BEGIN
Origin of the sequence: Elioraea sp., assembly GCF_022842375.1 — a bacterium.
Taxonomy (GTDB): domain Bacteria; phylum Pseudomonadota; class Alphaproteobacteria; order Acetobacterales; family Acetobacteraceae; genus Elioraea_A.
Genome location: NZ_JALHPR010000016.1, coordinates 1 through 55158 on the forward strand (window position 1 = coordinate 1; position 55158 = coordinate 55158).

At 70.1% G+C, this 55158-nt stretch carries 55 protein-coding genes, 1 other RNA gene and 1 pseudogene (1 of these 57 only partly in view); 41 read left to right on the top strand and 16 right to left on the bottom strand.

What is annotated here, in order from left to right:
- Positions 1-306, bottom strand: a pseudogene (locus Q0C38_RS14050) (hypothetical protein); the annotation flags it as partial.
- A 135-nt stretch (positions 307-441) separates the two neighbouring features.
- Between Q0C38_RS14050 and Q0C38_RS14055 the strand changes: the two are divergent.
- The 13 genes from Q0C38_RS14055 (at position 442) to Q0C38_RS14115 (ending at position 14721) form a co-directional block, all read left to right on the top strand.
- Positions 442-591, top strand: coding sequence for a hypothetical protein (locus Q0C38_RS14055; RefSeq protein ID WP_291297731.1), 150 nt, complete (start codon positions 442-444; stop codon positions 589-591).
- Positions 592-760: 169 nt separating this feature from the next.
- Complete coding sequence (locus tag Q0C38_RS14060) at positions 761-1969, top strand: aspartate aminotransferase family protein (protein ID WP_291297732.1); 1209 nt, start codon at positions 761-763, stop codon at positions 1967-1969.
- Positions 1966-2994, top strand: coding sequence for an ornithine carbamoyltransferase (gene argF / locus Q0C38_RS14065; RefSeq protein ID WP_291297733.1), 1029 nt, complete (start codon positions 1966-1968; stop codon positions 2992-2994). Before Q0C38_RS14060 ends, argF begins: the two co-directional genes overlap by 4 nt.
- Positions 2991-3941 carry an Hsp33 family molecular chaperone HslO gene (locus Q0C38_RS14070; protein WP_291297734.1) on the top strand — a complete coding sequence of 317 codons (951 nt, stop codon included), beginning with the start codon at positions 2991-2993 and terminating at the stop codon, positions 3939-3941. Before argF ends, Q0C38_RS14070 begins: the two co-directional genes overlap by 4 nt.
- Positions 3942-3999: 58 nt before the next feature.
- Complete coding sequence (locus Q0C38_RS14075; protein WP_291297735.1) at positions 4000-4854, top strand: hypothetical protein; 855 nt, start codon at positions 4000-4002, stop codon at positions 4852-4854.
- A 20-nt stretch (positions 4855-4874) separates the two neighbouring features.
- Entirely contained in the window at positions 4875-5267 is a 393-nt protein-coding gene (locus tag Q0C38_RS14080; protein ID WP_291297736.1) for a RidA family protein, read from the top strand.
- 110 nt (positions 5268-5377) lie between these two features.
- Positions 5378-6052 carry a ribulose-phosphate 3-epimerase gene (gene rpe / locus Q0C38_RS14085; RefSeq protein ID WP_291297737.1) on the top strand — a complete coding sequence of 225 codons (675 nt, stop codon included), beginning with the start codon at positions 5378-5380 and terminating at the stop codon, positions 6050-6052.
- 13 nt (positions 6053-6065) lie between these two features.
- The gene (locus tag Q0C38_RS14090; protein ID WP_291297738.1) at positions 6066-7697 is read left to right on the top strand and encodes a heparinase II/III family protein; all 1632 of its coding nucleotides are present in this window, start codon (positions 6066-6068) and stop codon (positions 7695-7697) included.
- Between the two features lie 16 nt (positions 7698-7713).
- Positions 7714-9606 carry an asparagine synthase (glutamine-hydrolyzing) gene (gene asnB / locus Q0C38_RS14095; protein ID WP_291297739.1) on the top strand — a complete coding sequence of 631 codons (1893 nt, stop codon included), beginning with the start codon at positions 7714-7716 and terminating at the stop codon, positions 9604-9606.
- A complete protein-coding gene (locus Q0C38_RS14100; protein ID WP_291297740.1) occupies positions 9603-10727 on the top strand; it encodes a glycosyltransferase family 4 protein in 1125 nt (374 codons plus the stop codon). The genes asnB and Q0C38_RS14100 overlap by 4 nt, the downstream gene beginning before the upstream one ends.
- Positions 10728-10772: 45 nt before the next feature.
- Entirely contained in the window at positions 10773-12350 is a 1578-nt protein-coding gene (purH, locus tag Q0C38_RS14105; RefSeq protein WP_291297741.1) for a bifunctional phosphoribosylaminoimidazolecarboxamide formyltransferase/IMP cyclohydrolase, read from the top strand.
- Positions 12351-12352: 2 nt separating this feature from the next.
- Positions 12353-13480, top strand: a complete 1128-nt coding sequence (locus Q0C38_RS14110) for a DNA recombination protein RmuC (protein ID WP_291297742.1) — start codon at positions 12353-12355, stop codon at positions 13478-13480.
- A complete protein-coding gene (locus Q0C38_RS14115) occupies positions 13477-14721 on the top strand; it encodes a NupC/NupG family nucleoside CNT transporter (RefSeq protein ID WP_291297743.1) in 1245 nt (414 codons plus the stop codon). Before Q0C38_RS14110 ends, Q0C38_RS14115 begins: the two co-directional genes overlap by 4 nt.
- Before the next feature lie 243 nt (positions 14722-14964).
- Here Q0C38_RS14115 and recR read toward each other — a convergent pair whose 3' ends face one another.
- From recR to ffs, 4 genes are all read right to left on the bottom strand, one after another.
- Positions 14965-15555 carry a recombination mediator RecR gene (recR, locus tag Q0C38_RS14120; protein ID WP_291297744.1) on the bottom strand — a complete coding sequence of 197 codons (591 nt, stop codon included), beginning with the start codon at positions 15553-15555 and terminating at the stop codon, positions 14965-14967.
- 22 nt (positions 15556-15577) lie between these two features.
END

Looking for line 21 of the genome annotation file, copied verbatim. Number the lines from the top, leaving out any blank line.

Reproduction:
- 13 nt (positions 6053-6065) lie between these two features.